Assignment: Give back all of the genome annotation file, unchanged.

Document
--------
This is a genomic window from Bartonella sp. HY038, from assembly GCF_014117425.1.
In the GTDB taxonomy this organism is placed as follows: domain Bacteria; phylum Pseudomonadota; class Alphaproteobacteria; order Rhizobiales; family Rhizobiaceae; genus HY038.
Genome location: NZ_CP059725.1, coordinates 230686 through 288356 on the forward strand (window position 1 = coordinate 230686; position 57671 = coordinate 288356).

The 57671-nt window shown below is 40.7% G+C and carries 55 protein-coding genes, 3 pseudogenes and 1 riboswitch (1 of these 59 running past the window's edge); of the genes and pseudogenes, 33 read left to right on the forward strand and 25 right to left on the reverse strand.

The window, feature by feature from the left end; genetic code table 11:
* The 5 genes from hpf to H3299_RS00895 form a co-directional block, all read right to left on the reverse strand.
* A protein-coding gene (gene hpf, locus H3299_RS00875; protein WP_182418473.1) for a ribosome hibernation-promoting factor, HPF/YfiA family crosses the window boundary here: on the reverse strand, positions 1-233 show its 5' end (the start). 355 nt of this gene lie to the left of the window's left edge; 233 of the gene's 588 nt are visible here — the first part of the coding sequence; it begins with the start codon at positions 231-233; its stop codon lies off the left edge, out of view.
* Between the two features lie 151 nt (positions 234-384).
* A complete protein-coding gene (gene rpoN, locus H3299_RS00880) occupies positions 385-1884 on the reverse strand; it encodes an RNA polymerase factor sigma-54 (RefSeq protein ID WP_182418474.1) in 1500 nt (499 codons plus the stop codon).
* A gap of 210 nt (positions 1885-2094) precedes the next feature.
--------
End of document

This is a genomic window from Bartonella sp. HY038, from assembly GCF_014117425.1.
In the GTDB taxonomy this organism is placed as follows: domain Bacteria; phylum Pseudomonadota; class Alphaproteobacteria; order Rhizobiales; family Rhizobiaceae; genus HY038.
Genome location: NZ_CP059725.1, coordinates 230686 through 288356 on the forward strand (window position 1 = coordinate 230686; position 57671 = coordinate 288356).

The 57671-nt window shown below is 40.7% G+C and carries 55 protein-coding genes, 3 pseudogenes and 1 riboswitch (1 of these 59 running past the window's edge); of the genes and pseudogenes, 33 read left to right on the forward strand and 25 right to left on the reverse strand.

The window, feature by feature from the left end; genetic code table 11:
* The 5 genes from hpf to H3299_RS00895 form a co-directional block, all read right to left on the reverse strand.
* A protein-coding gene (gene hpf, locus H3299_RS00875; protein WP_182418473.1) for a ribosome hibernation-promoting factor, HPF/YfiA family crosses the window boundary here: on the reverse strand, positions 1-233 show its 5' end (the start). 355 nt of this gene lie to the left of the window's left edge; 233 of the gene's 588 nt are visible here — the first part of the coding sequence; it begins with the start codon at positions 231-233; its stop codon lies off the left edge, out of view.
* Between the two features lie 151 nt (positions 234-384).
* A complete protein-coding gene (gene rpoN, locus H3299_RS00880) occupies positions 385-1884 on the reverse strand; it encodes an RNA polymerase factor sigma-54 (RefSeq protein ID WP_182418474.1) in 1500 nt (499 codons plus the stop codon).
* A gap of 210 nt (positions 1885-2094) precedes the next feature.